Warning Sign #4: Lower Product Quality
Code quality is relatively easy to measure, given the proliferation of code review tools and code testing practices. If an organization experiences either spikes or steady, gradual increases in ‘bugs,’ then they should consider themselves warned.
Once again, the SaaS company reacted slowly to the downward trend in code quality and began losing market share, because of its inability to release quality features and new innovations as fast as competitors. Their number of unresolved bugs had been steadily climbing, so the trend could have been spotted. It wasn’t until they had a much larger number of high-severity bugs and customer complaints that management took notice.
Warning Sign #5: Lower Productivity
As with code quality, decreasing productivity is a telltale sign of trouble ahead (or present). By comparing the number of epics released over standard periods, an organization can gauge productivity. In the case of our SaaS company, the global development team saw their productivity shrink from 5 epics to just 2 over similar periods ─ with similar size and user storage. By the time productivity metrics began to show, the SaaS company already knew they had multiple problems in distributed development operations.
The causes? They were many. Their most glaring mistake came in the division of teamwork. There was no clear product ownership, which left people from different geographies, no choice but to fight over it. In one example, they had an entire team of developers from multiple offices working on a single product. Most people were on their own. Even the office with two team members struggled to get anything done because their meetings lacked meaning without the presence of the actual product owner and other team members. Productivity was crawling at a snail’s pace.
Finally, and it may seem obvious, but growth in the volume of missed releases is analogous to any of the most significant productivity declines.
Warning Sign #6: Deteriorating Release Quality
Not only does the pace of release matter, so does the quality. If the caliber is deteriorating, then another sign of danger is rearing its ugly head for management to see. The SaaS company was not only facing an environment in which it released behind schedule, but the releases had incorporated far fewer innovations than originally intended. A general lack of creativity was manifesting itself in releases that simply could not excite the market. Again, competitors moved in and started taking away market share with their innovative releases.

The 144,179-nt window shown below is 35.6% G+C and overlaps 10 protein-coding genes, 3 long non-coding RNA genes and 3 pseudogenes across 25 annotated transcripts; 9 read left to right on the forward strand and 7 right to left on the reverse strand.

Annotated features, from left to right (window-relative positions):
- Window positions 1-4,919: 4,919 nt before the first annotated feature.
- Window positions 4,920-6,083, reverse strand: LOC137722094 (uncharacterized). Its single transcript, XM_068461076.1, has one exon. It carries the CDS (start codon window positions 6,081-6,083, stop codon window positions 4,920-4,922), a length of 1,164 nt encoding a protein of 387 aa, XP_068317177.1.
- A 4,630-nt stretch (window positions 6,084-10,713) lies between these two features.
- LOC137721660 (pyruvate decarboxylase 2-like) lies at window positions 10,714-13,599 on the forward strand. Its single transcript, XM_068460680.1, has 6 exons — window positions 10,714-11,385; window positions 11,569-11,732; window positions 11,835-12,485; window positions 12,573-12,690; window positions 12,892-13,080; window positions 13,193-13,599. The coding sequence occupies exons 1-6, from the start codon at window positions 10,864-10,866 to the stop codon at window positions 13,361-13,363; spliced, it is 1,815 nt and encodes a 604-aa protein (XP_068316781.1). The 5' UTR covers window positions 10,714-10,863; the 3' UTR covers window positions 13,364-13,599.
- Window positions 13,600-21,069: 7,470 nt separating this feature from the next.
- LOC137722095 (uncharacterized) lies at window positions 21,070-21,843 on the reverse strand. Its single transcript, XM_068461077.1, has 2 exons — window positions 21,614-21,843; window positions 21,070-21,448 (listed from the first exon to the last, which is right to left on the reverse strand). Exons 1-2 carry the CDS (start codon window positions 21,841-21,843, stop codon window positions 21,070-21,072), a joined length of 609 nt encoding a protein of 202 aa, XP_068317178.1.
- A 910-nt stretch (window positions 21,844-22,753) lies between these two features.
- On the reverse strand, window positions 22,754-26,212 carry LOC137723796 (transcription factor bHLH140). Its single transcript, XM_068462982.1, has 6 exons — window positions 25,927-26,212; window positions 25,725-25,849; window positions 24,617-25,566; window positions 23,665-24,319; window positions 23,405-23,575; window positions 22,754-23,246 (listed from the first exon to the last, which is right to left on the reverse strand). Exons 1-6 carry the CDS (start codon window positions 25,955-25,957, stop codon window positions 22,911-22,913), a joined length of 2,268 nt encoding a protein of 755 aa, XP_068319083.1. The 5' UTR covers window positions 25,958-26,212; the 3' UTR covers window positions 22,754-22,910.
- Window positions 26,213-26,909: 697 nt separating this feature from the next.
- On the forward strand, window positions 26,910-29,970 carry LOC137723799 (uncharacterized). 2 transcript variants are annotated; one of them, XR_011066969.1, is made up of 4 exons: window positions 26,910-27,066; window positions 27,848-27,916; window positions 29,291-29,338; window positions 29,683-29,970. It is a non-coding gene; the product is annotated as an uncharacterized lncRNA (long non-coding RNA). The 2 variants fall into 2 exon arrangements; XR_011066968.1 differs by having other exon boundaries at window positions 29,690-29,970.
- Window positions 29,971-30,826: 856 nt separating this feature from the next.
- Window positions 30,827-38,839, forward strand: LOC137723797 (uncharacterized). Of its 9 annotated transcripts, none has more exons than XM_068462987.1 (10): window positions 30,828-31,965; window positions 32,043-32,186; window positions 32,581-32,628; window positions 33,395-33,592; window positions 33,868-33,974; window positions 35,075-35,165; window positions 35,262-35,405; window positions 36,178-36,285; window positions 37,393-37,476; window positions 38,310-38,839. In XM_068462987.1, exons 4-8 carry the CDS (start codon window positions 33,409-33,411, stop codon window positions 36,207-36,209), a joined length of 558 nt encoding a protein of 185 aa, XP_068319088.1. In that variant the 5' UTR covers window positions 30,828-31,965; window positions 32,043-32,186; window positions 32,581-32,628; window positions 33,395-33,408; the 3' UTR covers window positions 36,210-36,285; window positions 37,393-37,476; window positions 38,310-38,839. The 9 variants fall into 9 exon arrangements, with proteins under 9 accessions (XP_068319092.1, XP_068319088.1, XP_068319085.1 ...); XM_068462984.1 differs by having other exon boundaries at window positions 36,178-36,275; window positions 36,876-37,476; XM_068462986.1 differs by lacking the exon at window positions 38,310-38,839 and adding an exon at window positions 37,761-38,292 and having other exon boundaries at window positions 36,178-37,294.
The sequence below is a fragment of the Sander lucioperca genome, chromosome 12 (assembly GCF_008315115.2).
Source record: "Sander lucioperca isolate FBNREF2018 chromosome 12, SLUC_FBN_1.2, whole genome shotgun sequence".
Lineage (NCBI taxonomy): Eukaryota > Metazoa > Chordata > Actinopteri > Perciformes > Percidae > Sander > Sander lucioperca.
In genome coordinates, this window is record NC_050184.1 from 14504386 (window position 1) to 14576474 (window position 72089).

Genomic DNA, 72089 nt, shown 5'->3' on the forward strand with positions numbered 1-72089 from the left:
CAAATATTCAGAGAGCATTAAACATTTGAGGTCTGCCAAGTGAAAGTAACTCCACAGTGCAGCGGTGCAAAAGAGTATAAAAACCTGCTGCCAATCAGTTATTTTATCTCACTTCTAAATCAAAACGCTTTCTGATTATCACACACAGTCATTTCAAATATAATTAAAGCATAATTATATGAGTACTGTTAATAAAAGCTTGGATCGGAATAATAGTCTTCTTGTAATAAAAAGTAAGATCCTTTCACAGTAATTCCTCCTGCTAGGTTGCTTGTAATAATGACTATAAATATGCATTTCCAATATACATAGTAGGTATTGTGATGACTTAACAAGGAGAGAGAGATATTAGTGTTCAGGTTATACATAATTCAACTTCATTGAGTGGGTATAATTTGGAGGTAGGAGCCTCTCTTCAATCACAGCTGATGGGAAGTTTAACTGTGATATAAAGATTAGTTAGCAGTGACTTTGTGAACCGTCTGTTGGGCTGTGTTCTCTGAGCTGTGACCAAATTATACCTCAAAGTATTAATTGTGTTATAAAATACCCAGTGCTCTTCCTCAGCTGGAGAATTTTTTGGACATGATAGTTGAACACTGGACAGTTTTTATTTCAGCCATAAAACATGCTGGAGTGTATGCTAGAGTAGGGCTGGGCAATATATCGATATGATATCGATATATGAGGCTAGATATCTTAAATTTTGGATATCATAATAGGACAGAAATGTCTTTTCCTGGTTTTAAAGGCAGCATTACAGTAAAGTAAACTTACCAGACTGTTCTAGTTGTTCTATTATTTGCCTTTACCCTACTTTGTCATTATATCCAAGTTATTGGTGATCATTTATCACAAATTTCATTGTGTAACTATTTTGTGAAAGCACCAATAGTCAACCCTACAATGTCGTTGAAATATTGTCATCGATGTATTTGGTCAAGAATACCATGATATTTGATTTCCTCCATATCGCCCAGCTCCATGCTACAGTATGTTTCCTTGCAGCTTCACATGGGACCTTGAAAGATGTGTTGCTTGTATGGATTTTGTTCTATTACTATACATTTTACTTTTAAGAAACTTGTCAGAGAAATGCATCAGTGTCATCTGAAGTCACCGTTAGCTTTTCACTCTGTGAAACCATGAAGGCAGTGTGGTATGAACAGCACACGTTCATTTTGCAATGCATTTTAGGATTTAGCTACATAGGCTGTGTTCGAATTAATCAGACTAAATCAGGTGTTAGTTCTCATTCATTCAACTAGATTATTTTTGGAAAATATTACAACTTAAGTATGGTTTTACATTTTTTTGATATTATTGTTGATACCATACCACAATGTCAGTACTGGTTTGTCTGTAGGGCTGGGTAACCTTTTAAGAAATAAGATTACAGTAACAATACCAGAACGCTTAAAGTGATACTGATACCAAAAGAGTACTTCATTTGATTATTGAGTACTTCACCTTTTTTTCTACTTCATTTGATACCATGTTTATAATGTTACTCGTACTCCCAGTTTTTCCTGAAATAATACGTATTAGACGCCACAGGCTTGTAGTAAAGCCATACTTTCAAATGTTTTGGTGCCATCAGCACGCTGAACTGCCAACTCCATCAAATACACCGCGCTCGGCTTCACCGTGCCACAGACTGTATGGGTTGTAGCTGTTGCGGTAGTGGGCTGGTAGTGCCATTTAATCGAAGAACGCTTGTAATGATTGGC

Warning Sign #7: Higher Employee Attrition
Given a choice, unhappy or dissatisfied employees leave a company. Attrition is a clear warning sign of problems in a distributed development organization. While there are numerous operational and management issues previously described that could cause higher-than-normal attrition, the distributed environment of the SaaS company suffered most from two. They were insufficient local leadership and cultural insensitivity.
Local management was lacking, and in some offices, nonexistent. This is because management failed to attract management-level people in some very challenging geographies. Without local managers, people tended to be treated as workhorses, merely pumping out the code for some remote corporation overseas. This was no way to develop a sense of ownership and passion for helping the greater good of the organization. A clear ‘sign within a sign’ is the inability to staff local management teams.
At the same time, the company’s management team failed to attract and motivate management-level employees to repatriate back to their home countries. The SaaS company failed in understanding that it would need to give these people product ownership to motivate them to pick up their families and move them across the world.
The company’s lack of cultural sensitivity led to insufficient hiring, followed by an eventual and significant downturn in employee retention.
For companies planning to operate with software development teams in a distributed environment, the key to success rests in careful and well-thought-out strategic planning with intentional communication and leadership. Today, all companies face fierce competition, and distributed development is a great approach to solving some of the resource challenges we face. However, your distributed development organization can become dysfunctional rapidly, and negative issues become magnified quickly. Heed the warning signs. Just as importantly, plan to measure properly so that you see the warning signs far in advance of troubles.
At Crosslake, we have a great deal of experience with Distributed Development and have used it frequently to accelerate software delivery. Success is a result of leadership and experience using tried and true best practices. If you’d like to discuss how Distributed Development or our Software Development Partner program can accelerate your development efforts, touch base with us today.